How Community-Engaged Research Combats Health Disparities
Stephen B. Thomas Talks About Building Trust in Underserved Communities
“You know what we do? We serve the people first, we build the relationship first, we build the trust first, and then the research flows naturally,” said Stephen B. Thomas, director of the Center for Health Equity at the University of Maryland School of Public Health (UMD-CHE, College Park, Maryland). In a talk he gave at NIH last year, he spoke about how the United States Public Health Service Syphilis Study at Tuskegee (1932–1972)—in which Black men with syphilis were not treated even when penicillin treatment became widely available in 1943—has affected the trust and willingness of African Americans to participate in public health research. Then he offered a way forward.
The COVID-19 pandemic has brought health disparities to the forefront of public health in the United States. Many racial and ethnic minority groups, including African Americans and Hispanics, are at higher risk of getting sick and dying from the disease. Underrepresentation of these groups in clinical research and barriers to accessing health care and preventative medicine perpetuate health inequity. Researchers are now using community-engaged research to build trust among marginalized groups and to provide access to health services and evidence-based interventions.
Thomas described how hyper-local community-engaged research can combat COVID-19 health disparities when health service systems, community-based organizations, and patient advocacy groups work collaboratively with underserved populations. Thomas’ research focuses on racial and ethnic health disparities, the social determinants of health, and translation of evidence-based science of chronic disease into community-based interventions.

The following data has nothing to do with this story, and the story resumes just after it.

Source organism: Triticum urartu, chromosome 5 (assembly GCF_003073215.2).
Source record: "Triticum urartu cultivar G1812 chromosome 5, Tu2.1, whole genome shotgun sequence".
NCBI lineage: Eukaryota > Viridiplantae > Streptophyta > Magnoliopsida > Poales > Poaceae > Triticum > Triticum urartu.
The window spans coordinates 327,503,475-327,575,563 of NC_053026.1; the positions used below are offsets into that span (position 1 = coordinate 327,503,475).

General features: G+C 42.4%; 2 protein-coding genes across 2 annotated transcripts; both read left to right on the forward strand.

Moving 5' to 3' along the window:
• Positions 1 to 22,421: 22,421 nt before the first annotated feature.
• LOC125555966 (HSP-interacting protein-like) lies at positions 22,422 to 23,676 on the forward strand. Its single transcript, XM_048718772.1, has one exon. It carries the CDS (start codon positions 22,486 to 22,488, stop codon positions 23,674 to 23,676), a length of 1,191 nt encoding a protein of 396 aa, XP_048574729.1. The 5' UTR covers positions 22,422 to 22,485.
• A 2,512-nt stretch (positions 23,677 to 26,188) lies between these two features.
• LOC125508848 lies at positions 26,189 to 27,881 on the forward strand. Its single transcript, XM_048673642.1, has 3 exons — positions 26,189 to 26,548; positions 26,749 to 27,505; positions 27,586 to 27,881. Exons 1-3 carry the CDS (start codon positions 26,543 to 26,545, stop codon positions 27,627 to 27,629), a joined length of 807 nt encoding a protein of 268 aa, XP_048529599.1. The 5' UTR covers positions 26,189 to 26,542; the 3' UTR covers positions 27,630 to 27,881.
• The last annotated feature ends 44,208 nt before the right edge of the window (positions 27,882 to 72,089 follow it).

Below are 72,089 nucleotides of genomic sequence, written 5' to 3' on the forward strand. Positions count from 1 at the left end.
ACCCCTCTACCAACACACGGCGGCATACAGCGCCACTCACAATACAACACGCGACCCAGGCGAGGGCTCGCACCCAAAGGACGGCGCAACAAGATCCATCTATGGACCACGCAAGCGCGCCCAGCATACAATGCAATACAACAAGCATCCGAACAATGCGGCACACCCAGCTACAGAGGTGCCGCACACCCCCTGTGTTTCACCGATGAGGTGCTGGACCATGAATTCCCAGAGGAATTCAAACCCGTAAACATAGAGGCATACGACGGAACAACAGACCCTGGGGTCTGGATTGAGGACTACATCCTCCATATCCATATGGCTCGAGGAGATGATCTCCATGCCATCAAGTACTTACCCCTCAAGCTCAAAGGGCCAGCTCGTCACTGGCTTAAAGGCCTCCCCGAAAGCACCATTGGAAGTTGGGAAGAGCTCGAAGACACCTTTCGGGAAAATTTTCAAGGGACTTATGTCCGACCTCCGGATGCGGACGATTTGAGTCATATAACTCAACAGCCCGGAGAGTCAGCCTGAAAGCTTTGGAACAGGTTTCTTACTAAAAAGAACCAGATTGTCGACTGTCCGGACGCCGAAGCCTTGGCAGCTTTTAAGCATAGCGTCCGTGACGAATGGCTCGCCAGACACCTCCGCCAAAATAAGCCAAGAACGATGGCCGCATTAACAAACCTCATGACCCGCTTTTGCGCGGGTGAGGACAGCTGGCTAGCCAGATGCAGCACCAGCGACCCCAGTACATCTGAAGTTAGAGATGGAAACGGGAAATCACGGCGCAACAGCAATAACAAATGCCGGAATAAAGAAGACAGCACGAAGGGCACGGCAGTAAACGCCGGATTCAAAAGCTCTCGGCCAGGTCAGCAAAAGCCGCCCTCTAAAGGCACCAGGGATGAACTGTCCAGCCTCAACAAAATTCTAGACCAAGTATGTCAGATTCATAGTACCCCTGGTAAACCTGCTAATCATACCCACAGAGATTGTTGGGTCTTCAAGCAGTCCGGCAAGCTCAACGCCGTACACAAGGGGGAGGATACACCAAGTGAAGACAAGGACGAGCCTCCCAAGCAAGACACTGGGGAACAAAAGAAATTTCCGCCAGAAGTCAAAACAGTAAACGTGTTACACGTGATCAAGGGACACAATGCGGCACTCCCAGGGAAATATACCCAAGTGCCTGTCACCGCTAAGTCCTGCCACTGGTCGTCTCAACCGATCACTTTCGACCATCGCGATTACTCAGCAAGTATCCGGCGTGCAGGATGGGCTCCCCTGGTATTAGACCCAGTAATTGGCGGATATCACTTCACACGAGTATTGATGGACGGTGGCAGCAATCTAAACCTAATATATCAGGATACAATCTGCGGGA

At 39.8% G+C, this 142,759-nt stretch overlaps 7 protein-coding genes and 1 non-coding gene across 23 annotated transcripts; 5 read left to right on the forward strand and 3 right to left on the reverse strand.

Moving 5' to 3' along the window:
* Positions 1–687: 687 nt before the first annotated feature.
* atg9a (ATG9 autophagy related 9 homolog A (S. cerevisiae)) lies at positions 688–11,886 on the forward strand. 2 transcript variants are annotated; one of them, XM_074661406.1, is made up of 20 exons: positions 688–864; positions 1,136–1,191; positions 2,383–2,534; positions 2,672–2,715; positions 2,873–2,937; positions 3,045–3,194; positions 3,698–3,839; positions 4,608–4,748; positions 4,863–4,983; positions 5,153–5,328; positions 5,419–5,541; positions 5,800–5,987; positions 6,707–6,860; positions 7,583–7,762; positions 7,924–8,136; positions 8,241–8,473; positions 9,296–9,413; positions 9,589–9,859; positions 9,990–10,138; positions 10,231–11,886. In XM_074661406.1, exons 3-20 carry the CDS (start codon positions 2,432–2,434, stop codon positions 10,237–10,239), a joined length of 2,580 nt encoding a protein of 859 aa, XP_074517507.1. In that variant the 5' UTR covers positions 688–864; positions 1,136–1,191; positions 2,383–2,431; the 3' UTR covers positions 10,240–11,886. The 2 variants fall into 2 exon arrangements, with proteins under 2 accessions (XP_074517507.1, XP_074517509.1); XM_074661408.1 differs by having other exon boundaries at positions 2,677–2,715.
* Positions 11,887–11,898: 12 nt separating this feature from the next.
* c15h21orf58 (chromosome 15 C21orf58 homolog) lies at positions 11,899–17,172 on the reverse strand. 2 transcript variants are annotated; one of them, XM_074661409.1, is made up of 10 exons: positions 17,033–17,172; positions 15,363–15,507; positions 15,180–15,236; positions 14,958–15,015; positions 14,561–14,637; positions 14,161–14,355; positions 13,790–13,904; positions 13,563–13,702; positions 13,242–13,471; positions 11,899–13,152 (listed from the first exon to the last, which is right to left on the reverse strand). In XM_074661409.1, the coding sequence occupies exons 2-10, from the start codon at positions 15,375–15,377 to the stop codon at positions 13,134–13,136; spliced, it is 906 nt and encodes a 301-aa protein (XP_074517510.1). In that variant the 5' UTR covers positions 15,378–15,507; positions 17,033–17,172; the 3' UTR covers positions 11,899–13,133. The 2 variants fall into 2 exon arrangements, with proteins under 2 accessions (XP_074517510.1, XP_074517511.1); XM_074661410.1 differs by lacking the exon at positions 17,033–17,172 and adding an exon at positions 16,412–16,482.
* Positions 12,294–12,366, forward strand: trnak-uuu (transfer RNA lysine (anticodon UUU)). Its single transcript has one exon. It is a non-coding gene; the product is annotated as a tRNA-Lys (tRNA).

He and his collaborators discovered that culturally tailored community-based interventions, ethical recruitment of minorities, and provision of services and charitable events can increase the willingness of minority groups to participate in health research. (Contemp Clin Trials Commun 7:57–63, 2017; Contemp Clin Trials Commun 16:100428, 2019). His work shows the promise of authentic community-engaged approaches in building trust between researchers and underserved communities, which allows for the recruitment of underrepresented populations into medical and public health studies.
When Thomas came to the Maryland Center for Health Equity in 2010, he set out to develop innovative community-engagement initiatives to eliminate racial and ethnic health inequalities. He and a team of Center for Health Equity researchers developed the Health Advocates In-Reach and Research (HAIR) campaign, which provided an infrastructure to use salons and barbershops as trusted information centers for medical services in culturally tailored and effective ways that can be sustained beyond the life cycle of traditional time-limited grant-funding mechanisms.
“[We are] reaching within to train barbers and stylists so that the barbershops and salons could be places where our community learns about clinical trials,” said Thomas. “So that the knowledge [about treatments and prevention] is not something [people] are learning about for the first time when they’re in a hospital and being told that they have a cancer diagnosis.” HAIR brought health professionals to underserved communities to educate and empower people and advance opportunities for clients to participate in clinical trials.